Encompassing 760 acres of land along a 3.7-mile stretch of the Chicago River, the North Branch Industrial Corridor currently houses four PMDs. Together, they cover 620 acres, or more than 80 percent of the corridor itself. As the surrounding area became less conducive to industrial operations, many manufacturers relocated. These relocations left behind obsolete factories that sat vacant or, in the case of the A. Finkl & Sons Co. steel mill, were razed with an uncertain future.

Under the plan, much of the corridor’s existing PMD zoning would be lifted to make way for new residential and commercial uses, as well as 60 acres of open space. The exception would be the industrial portion of Goose Island, home to the Wrigley Corp.’s Global Innovation Center and UI Labs, a first-of-its-kind innovation accelerator.

The writing on the wall

Long known as a hub for retail and residential development, the Clybourn Corridor sits adjacent to the North Branch Industrial Corridor, and we have been very active in that popular neighborhood. Even prior to forming Structured Development, I had my finger on the development pulse of this Chicago enclave for over three decades.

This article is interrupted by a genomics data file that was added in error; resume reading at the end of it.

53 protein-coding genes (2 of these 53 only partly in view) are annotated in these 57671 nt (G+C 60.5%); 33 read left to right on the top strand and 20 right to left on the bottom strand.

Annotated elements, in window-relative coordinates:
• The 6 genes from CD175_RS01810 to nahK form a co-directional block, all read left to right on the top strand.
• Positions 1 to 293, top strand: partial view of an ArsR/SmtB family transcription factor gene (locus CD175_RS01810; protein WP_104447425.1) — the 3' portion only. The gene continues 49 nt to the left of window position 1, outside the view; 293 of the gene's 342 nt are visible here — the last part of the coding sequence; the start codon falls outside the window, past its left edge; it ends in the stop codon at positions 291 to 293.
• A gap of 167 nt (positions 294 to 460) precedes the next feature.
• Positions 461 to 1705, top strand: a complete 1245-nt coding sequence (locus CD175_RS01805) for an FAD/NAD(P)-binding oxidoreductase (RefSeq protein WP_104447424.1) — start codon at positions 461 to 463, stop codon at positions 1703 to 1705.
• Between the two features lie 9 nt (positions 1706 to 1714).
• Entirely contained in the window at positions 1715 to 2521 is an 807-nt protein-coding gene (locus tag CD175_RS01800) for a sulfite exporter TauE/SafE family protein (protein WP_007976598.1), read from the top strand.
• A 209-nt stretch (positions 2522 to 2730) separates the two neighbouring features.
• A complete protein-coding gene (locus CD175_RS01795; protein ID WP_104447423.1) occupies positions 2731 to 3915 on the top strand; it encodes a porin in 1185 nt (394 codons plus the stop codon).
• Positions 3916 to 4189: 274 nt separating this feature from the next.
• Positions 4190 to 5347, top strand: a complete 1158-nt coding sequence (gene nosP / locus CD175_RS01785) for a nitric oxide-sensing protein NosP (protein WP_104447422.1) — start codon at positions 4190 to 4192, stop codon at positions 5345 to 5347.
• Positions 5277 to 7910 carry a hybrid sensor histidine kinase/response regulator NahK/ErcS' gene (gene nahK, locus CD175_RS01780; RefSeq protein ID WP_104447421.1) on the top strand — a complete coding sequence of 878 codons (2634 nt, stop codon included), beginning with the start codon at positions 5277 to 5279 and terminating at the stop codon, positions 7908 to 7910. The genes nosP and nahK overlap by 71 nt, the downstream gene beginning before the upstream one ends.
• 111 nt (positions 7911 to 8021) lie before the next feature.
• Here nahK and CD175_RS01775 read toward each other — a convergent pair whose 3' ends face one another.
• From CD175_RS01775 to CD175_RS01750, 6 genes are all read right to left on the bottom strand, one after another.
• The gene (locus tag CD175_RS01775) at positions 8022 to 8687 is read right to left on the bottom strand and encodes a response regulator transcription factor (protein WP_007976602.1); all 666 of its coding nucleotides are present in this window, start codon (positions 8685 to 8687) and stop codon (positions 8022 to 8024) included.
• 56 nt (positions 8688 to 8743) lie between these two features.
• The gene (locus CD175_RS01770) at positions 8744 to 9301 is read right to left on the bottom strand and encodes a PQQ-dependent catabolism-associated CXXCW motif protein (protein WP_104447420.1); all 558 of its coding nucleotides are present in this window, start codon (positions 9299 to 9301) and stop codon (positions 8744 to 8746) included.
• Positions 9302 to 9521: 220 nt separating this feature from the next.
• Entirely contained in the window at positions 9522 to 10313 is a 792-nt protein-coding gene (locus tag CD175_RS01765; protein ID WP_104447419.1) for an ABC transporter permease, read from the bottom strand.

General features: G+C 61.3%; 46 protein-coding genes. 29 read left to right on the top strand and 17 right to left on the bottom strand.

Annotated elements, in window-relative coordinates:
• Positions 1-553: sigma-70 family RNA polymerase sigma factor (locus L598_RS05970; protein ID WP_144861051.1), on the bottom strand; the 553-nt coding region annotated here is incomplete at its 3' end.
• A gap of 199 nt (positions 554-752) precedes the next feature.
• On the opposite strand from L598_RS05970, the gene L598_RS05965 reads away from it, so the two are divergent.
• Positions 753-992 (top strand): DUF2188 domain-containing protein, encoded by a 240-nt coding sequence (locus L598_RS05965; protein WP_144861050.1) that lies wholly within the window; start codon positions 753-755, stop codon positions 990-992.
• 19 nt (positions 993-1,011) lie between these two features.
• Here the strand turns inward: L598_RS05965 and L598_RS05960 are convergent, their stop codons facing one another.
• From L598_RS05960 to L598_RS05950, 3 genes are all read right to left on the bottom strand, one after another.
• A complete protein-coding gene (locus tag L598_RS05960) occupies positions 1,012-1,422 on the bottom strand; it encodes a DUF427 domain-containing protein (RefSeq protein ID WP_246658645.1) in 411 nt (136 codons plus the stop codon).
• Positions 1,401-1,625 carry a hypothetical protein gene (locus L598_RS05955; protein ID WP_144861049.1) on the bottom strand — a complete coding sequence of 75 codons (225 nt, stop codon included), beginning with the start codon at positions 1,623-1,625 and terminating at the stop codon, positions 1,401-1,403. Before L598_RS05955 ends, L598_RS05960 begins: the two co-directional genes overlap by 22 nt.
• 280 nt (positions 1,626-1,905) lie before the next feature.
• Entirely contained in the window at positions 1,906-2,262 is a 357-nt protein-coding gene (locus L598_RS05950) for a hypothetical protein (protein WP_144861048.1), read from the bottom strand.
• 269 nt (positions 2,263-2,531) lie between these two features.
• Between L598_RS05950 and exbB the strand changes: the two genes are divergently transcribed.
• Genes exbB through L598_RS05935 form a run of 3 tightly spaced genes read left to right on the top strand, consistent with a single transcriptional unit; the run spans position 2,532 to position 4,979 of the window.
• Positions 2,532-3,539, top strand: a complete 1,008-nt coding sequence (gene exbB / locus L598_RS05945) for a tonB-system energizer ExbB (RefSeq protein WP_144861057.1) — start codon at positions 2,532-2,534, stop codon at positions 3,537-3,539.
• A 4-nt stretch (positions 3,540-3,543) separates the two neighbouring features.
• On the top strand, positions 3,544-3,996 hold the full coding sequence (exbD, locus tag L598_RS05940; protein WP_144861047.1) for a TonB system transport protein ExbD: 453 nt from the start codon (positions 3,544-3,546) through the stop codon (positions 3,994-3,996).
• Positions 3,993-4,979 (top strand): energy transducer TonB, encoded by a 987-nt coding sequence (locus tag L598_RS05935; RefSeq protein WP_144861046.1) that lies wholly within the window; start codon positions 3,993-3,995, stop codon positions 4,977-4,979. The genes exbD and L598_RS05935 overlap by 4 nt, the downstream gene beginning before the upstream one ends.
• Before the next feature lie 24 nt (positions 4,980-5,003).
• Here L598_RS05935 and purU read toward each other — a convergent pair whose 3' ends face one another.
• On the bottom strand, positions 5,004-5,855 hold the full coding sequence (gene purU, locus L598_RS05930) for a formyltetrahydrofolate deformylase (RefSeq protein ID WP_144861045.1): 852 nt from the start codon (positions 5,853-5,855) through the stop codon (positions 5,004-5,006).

I have been involved in several projects that helped change the face of this neighborhood, such as 1415 Dayton St. and 1333 N. Kingsbury St., both loft office conversion projects. Blackhawk on Halsted, a 224,000-square-foot mixed-use medical office and retail building, opened in 2009.

In 2015, Structured Development completed the NEWCITY mixed-use development, which includes 360,000 square feet of retail space and a 199-unit luxury rental tower.

In total, our firm has spearheaded the development of nearly 2 million square feet of real estate in the Clybourn Corridor valued at more than $700 million. With portions of this neighborhood positioned just blocks from the eastern edge of the North Branch Industrial Corridor, the Clybourn Corridor has thrived thanks to less restrictive zoning that made projects like NEWCITY possible.

The next generation of uses